The tribal music of Beats Antique
Raise your hand if you have not heard and/or danced a piece of the Beats Antique at least once in class or at a Tribal Fusion dance show!
This experimental group of electronic and fusion music was born in 2007 in the USA and has become famous both for the mix of different genres, but also and above all for the spectacular performances of Zoe Jakes, which embellishes their shows with its unmistakable style.
The sound of the group is a union of old and new inspirations, with infusions of Middle Eastern music, down time, hip-hop, old school jazz, afro-beat and various styles of electronic music. Musicians have been influenced by their different musical backgrounds and use many live instruments to produce their truly unique and virtuous style.
Tommy Cappel, Zoe Jakes and David Satori
WHO BEATS ANTIQUE ARE?
DAVID SATORI, born in Burlington, Vermont in 1979, began playing music while at Burlington High School, and graduated from the California Institute of the Arts in performance and musical composition. While attending the latter, he forms an experimental instrumental group called The Funnies, with whom he records two albums and makes an eco-bus tour touring entirely with recycled vegetable oil. In 2003, Satori moved to San Francisco to join Afrodesia, an afro-beat group consisting of ten musicians. With them he makes a tour in the United States and one in Nigeria, traveling throughout West Africa: the group tour ends with a performance at the New Shrine in Lagos, in a place built by the son of the composer and musician Fela Kuti, who later joins the group and inspires David to produce their 2007 album, Lagos by Bus.
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ZOE JAKES started studying oriental dance in 2000, but she already had 10 years of classical and jazz dance behind her. His is a mixture of traditional oriental dance, tango, popping, Indian dance and much more. She was a member of the Suhaila Dance Company, created by Suhalia Salimpour, and four years later, in 2005, she started dancing and going on tour with the Bellydance Superstars. He toured the Yard Dogs Road Show for five years, and performed with the Extra Action Marching Band. He participates in numerous festivals, including Coachella, Lollapalooza and Bonnaroo and tours with the Yard Dogs Road Show and the Extra Action Marching Band. In 2007, she was named best interpretive artist by Zaghareets magazine. Zoe and David Satori met in 2004 in San Francisco and started working with Ableton Live, experimenting with electronic music. They then got married in 2007, and have recently had a baby girl.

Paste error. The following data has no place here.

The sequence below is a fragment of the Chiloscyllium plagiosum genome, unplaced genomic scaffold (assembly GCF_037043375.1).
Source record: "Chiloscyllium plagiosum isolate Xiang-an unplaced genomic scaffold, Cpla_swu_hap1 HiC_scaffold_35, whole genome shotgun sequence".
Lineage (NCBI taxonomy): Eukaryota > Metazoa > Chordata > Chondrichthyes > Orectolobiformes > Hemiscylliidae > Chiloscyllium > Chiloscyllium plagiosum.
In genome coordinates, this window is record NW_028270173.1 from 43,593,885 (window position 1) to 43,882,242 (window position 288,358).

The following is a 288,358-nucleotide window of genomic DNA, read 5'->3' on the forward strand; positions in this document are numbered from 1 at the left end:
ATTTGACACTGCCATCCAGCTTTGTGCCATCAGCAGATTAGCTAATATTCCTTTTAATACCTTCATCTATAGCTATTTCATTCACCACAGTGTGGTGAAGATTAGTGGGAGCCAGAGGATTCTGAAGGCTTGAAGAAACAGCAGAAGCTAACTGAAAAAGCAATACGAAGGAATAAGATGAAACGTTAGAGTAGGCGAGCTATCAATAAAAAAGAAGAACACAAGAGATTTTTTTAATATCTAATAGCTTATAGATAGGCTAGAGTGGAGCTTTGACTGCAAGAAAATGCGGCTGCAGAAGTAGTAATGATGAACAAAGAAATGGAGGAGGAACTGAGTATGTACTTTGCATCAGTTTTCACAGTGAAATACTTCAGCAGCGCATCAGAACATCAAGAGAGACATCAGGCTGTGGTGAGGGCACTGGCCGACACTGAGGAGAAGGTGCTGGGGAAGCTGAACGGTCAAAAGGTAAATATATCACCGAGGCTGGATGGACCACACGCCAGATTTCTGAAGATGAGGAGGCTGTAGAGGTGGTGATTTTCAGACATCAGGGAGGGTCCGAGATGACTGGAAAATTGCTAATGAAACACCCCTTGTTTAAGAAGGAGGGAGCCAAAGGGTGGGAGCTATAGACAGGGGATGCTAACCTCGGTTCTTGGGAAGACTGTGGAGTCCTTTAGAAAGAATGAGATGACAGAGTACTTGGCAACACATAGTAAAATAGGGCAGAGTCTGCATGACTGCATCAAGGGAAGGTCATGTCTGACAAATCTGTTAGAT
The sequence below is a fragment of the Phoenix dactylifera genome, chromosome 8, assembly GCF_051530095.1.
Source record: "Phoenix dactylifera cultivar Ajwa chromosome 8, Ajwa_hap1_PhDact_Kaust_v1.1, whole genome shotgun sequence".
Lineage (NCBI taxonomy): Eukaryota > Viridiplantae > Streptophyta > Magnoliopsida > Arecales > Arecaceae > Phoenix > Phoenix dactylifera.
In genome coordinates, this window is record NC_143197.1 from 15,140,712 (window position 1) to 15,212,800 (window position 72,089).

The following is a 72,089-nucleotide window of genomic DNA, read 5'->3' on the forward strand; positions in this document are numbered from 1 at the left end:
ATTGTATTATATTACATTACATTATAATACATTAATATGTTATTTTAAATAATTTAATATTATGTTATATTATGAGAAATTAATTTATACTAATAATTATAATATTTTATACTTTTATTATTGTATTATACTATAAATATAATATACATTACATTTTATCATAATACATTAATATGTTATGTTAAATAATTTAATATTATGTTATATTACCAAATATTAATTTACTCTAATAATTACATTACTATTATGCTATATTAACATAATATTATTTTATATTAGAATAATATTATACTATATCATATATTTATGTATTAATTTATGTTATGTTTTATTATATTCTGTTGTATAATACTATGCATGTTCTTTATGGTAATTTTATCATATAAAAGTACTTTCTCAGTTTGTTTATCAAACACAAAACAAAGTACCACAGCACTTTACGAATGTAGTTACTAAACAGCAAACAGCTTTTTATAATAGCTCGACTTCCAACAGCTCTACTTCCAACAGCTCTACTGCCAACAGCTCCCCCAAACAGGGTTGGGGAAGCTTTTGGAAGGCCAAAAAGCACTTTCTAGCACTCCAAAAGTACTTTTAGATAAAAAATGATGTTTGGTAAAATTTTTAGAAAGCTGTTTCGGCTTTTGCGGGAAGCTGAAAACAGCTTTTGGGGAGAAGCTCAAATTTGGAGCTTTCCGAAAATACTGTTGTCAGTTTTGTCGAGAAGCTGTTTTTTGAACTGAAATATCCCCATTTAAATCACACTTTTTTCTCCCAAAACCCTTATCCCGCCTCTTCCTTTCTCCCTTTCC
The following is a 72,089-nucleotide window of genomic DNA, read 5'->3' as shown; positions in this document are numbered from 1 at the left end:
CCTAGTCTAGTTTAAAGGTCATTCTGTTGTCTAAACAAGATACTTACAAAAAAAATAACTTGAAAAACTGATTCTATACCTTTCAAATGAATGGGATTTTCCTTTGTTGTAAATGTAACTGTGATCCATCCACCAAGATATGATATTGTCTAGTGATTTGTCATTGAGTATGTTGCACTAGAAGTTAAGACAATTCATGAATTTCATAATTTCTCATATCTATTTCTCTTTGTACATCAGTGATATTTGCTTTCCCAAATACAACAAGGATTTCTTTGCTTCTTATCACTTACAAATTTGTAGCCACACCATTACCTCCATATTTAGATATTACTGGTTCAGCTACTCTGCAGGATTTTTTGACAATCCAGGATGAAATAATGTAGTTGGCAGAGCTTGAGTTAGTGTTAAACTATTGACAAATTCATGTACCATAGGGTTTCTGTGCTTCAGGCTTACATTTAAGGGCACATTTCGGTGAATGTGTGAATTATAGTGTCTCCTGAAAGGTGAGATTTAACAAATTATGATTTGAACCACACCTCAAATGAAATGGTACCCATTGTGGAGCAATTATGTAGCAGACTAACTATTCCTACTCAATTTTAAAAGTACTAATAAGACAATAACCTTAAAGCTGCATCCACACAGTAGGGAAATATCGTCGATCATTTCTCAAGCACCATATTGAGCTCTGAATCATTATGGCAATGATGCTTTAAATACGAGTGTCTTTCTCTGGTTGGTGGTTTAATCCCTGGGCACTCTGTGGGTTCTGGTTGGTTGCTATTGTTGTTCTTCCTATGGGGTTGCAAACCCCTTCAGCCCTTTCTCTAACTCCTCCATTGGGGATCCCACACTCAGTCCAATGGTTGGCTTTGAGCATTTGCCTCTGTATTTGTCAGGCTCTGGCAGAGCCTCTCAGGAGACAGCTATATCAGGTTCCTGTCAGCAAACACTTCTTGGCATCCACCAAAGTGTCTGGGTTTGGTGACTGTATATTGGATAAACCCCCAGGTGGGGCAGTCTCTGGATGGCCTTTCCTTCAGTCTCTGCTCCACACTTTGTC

TOMMY CAPPEL grows up in Fairfax, Virginia. Son of two music teachers, he was always surrounded by music, and at six years of age he was already playing his brother’s drums. Influenced by his father’s jazz vinyls, rock and heavy metal, he is also very fascinated by percussion. In the 90s, he attended the Berklee College of Music in Boston and graduated in drums. In Berklee, he studied modern jazz and that of New Orleans, bebop, and world music. Tommy learns many different rhythms from jazz when one of his teachers needs to transcribe African and Arabic rhythms on drums. After graduation, he moved to New York City and began exploring different types of genres. When a group of friends and musicians move to San Francisco, Tommy joins them. Meet Zoe when they are both members of the Extra Action Marching Band, and get to know David by playing drums for a post-Burning Man decompression party.
AN OVERWHELMING GROWTH
It all starts when Zoe asks her manager Miles Copeland (brother of drummer Stewart Copeland of The Police) to create an album. Miles gives the green light to the debut project, which takes the name of Tribal Derivations, a concept album, created to integrate Zoe’s dance styles. The group’s second album, Collide, reaches the top 10 of the most downloaded artists in the Middle East and World Dance and the top 20 most downloaded electronic albums on Amazon. For their third album, Contraption Vol. 1, Beats Antique involves dulcimer player Jamie Janover and beat and hip hop singer LYNX. In 2010 the album Blind Threshold was released, presenting the harmonic musician John Popper of Blues Traveler. The Elektraphone album from 2011 is supported by a tour of 26 cities. In 2012 it is the turn of Contraption Vol. 2, which sees the collaboration with the Balkan Brass Band, Brass Menazeri, the voice of the hip-hop singer LYNX and a remix of “Filistine” by Colony Collapse. In October 2013, they published A Thousand Faces: Act I, followed by A Thousand Faces: Act II in April 2014. Artists include Alam Khan, LYNX, SORNE, Micha & Leighton, Antibalas. Les Claypool.
In the fall of 2014, they toured with Shpongle (Simon Posford DJ Sets), Emancipator and Lafa Taylor as part of their “Creature Carnival” tour. With carnival-themed artists specific to each city, audience participation and craft events surrounding four “Creatures” (Light Saber the tiger, Al Eyes the owl, Jackie Lope the antelope and Squidzilla the squid), the participants in the shows were encouraged to dress wildly and wear personalized masks. Two of these performances, in Denver, Colorado and Asheville in North Carolina, were collected in their latest release, entitled Creature Carnival Live.